environment does not parallel. Moreover, it would be idiotically insane to continue to raise our children with these notions of Black people that doesn’t correlate with their surrounding geo-community.
…NS Blacks create a quasi real ideal about their neighborhood based up limited experiences.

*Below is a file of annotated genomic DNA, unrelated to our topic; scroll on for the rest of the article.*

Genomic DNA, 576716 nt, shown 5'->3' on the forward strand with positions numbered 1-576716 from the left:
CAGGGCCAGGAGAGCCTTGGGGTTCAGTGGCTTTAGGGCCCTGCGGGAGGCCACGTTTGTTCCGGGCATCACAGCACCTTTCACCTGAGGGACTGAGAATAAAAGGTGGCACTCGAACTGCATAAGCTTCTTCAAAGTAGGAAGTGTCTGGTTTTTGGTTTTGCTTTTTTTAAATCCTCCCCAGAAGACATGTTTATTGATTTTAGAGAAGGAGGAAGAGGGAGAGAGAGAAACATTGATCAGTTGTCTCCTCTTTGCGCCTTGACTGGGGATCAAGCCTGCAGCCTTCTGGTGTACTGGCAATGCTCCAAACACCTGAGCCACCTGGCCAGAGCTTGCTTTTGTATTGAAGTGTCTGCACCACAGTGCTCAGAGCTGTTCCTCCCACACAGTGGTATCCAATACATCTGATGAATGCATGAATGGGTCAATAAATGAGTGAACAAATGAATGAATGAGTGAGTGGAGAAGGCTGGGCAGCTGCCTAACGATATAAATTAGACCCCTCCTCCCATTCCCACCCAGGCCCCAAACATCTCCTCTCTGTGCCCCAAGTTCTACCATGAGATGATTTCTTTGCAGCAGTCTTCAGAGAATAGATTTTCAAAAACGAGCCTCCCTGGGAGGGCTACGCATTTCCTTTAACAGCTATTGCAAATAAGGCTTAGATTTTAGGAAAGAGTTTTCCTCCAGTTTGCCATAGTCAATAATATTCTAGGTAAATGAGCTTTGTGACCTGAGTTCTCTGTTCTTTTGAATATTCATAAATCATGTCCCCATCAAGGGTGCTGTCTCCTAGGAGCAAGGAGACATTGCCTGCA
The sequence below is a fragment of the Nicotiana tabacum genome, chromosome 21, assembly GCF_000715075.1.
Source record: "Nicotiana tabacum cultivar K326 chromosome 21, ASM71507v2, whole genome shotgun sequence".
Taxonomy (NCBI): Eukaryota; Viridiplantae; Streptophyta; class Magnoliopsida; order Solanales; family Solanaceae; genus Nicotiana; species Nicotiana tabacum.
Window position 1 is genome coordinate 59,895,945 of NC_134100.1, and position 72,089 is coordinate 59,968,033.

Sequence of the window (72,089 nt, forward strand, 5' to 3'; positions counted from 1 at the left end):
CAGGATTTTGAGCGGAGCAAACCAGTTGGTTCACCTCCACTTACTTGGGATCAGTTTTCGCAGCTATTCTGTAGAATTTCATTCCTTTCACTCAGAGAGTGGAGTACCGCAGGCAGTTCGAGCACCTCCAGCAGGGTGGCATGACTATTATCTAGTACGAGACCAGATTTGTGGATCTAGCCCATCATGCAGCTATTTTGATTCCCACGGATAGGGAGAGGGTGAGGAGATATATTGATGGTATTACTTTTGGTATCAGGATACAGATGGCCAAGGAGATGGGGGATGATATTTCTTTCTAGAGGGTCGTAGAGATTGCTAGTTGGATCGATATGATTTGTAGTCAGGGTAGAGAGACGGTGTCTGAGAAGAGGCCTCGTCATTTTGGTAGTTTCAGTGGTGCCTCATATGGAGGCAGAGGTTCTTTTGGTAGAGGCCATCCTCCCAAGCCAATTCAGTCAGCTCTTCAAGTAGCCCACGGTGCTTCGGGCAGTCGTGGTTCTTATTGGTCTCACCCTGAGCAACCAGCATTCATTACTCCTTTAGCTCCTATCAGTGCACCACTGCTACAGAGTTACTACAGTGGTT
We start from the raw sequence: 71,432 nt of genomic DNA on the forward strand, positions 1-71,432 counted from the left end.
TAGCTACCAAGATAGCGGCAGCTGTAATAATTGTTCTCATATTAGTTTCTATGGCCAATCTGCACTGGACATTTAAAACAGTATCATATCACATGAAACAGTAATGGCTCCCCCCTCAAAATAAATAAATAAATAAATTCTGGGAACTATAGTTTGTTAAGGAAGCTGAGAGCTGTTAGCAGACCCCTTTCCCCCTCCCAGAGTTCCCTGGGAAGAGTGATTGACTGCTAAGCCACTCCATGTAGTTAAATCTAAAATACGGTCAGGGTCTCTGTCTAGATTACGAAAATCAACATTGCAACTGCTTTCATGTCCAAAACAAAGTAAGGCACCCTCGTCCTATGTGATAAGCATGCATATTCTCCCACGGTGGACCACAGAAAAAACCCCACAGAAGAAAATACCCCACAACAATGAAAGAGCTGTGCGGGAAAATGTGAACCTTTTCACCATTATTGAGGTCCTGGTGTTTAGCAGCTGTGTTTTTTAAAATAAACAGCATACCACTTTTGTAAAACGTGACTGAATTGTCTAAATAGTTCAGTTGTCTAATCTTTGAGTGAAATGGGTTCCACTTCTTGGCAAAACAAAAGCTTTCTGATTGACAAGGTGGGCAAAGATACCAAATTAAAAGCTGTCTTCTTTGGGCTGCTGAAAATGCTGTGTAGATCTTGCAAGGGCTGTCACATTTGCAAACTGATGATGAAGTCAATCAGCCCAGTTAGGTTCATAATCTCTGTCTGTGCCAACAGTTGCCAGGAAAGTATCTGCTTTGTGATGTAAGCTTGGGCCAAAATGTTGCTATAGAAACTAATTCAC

Part and parcel of this analysis is the ideological projection upon NS and its meaning to residents. In light of the organizers, workers, multiple generation of residents, and politicians NS is as much a community “concept” as it is an actual geo-community. There is a tendency to create a surreal concept of our community and then attempt to blend the ideal to the reality, which never fully aligns. Maybe surreal is harsh, but the point is clear, NS Blacks create a quasi real ideal about their neighborhood based up limited experiences. I’m a victim of this. From the mouths of Blacks in NS, its common to hear “community” as a term conceiving the idea of a Black geo-community between Glenwood and Dowling Avenue, Penn Avenue and Interstate 94. A small percentage of us have nostalgic endearing memories growing up in this area or may have experience a moment of Black love and pride at an event. Whatever the case, we have come to romanticize this once community that we hope will restore itself. Simultaneously, quite of few attempt to conjure only the concept of the beloved Black community unconfined to any geographic perimeter. I struggle with this notion based upon the premise offered by Black Nationalist politics. How can we discuss Black community without talking geographic land ownership? How can we justify building peoplehood and constructing focused healthy communities while we are attempting to build alliances between Blacks from Plymouth, Burnsville, Minneapolis, and Mendota Heights. Our flight to own a piece of the rock away from the concentrated areas of our people has been our demise. I digress.